A:         Yes. My parents did pay for me to attend Andover and to board there as well. I lived in a dormitory called Abbot Stevens House.

Q:        Are your parents wealthy?

A:         They have been blessed with good fortune.

Q:        Were they blessed when they left Israel?

A:         They lost much when they were driven from their home. However, part of our family business was located in Beirut and so they had assets to draw on there in their exile.

Q:        What was your family business?

A:         My father and his father were involved in trade.

Q:        What did they trade?

A:         Fine items. Sculpture. Fountains. Islamic art. Their business was quite well-known.

Q:        Are your parents still alive?

A:         Yes, thank God.

Q:        Are they still in Beirut?

A:         They are now here.

Q:        Here? The United States? New York? The precinct house?

A:         They presently reside in Park Slope in Brooklyn.

Q:        When did they leave Beirut? Why?

A:         They left in 1982. Beirut had become inhospitable and no longer was a good market for the fine art they represented. They did not believe there was a good future for Palestinians in Beirut.

Q:        Why is that?

A:         Lebanon has become a bone over which the Syrians and the Israelis fight. It has been destroyed. It is no longer a center of culture. It is no longer a place which is hospitable to Palestinian people.

Q:        Did your father lose his business when Beirut became “inhospitable”?

A:         He did not.

Q:        Is the business still in Beirut?

A:         It is not.

Q:        Please explain.

A:         The business is no longer in Beirut.

Q:        Where is the business? Do you not want to answer my simple question?

A:         I have given simple answers to your simple questions. The business is here, in the United States. While they were in trade in Beirut, my father and his brother, my uncle, established a part of their business in New York. So they had assets to draw on in New York when the time came.

Q:        That’s happened twice, then?

A:         I do not understand.

Q:        When things got bad in Tel Aviv, there were “fortunately” assets in Beirut. When things got bad in Beirut, there were “fortunately” assets in New York.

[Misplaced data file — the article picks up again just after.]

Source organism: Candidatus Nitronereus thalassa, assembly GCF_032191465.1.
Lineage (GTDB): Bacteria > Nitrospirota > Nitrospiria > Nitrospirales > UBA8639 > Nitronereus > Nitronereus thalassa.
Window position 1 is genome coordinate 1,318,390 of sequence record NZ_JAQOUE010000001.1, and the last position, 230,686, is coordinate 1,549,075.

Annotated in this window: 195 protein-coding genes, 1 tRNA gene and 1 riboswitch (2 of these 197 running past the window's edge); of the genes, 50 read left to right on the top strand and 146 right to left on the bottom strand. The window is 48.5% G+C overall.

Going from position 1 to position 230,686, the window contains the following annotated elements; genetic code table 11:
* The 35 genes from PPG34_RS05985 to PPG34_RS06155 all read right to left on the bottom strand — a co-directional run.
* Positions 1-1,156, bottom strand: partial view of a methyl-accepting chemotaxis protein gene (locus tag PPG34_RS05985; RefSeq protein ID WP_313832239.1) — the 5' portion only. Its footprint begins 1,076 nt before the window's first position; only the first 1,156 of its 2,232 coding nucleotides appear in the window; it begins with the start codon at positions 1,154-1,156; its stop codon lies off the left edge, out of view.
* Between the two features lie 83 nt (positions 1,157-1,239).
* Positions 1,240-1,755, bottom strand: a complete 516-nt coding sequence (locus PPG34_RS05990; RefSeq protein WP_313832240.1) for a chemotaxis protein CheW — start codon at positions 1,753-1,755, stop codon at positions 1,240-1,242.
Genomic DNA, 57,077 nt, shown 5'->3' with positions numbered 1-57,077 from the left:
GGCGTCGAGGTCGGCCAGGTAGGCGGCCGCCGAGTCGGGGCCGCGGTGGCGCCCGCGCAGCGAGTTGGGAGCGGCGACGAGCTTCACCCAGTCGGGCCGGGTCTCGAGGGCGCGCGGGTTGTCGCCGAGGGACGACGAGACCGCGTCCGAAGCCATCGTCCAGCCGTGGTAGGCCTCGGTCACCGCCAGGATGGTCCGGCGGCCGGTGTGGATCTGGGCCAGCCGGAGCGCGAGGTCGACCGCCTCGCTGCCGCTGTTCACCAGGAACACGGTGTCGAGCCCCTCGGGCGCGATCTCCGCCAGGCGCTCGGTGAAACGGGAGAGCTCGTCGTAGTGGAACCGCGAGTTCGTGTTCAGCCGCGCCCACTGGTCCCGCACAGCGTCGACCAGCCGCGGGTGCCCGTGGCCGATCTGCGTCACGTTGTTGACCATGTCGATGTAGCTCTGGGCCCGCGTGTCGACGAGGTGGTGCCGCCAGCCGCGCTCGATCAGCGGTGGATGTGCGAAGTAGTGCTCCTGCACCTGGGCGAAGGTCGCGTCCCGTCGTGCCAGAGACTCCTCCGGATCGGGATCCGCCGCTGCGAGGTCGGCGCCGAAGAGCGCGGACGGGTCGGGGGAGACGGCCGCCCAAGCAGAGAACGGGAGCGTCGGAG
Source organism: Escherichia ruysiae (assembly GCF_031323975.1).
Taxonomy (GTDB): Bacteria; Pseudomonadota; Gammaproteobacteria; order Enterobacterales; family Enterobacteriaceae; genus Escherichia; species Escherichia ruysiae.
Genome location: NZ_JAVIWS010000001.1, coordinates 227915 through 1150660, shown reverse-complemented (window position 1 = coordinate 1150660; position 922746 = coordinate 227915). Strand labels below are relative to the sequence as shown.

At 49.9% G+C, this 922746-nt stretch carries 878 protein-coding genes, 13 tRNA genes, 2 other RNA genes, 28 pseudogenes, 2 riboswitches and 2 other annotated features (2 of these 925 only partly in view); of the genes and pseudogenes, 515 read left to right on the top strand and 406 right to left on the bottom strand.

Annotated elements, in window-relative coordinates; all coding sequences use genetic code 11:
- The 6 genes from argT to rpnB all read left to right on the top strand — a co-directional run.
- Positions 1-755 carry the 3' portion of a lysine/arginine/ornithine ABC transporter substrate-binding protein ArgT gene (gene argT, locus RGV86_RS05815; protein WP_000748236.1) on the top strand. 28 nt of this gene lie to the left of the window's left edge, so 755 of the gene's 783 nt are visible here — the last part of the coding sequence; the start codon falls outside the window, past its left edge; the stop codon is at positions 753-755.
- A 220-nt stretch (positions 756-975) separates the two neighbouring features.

A:         Praise be to God.

Q:        Where are there assets in case things get bad in New York?

A:         You would have to ask my father.

Q:        After this school in Massachusetts, did you go to college?

A:         Yes, I did.

Q:        Where did you go to college?

A:         Here in New York City. I attended Columbia University.

Q:        Where did you live when you attended Columbia?

A:         Here in New York City.

Q:        Did you live in a dorm? In a fraternity house?

A:         Columbia does not have fraternity houses. I lived with my parents in Park Slope.

Q:        In the same place they live now?

A:         Yes.

Q:        Did you graduate from Columbia? If so, when? What did you major in?

A:         I did graduate in 1990. My degree was sociology with a minor in mathematics.

Q:        That’s an unusual combination. Did you attend graduate school?

A:         Yes, I did.

Q:        Where did you attend graduate school? What degree, if any, did you receive? When?

A:         I received a Masters Degree in Computer Science from the Courant Institute at New York University in 1992.

Q:        Where did you live while you were at NYU? Why did you go from sociology to computing?

A:         I continued to live with my parents. Did you ask another question?

Q:        Yes. I asked what made you switch from sociology to computing.

A:         I believed that computer science was a better career path than sociology. I found that much of sociology consisted of making excuses for how people act. I did not wish to do that as a profession.

Q:        Did computer science turn into a career path for you? Did you go to work after your Masters or did you continue in school?

A:         I went to work after graduation from the Courant Institute. However, I did not work in computer science initially. It has proven to be a career path, however.

Q:        Please tell me each place you have been employed since your graduation — with dates.

A:         From 1992 until 1999, I was employed by my father and my uncle in our family business.

Q:        That is located in Park Slope?

A:         The business is located in Queens on Rockaway Boulevard.

Q:        And you were employed at that address during this whole period?

A:         That is our office. My business for the firm took me all over the world.

Q:        What were the countries you visited most often? What’s the name of the firm, by the way?

A:         The firm is named Qali, Qali, and Qalid.

Q:        You are the second Qali in the name?

A:         No, that is my uncle — my father’s brother.

Q:        Who is Qalid?

A:         Qalid is the third partner.

Q:        I already figured that out. Who is he? Another uncle?

A:         He is not my uncle. He is another partner. His name is Muhammad Qalid.

Q:        Where does Muhammad Qalid live?

A:         He lives in Jenin.

Q:        Where is Jenin?

A:         Jenin is in the occupied territories of Palestine.

Q:        When did Mr. Qalid become a partner?

A:         He became a partner in 1998.

Q:        Why did they need a partner in Jenin?

A:         I assume because he could help the business. My father and my uncle are businessmen and they make decisions based on what can help their business.

Q:        You don’t know why he was added?

A:         I’ve already told you...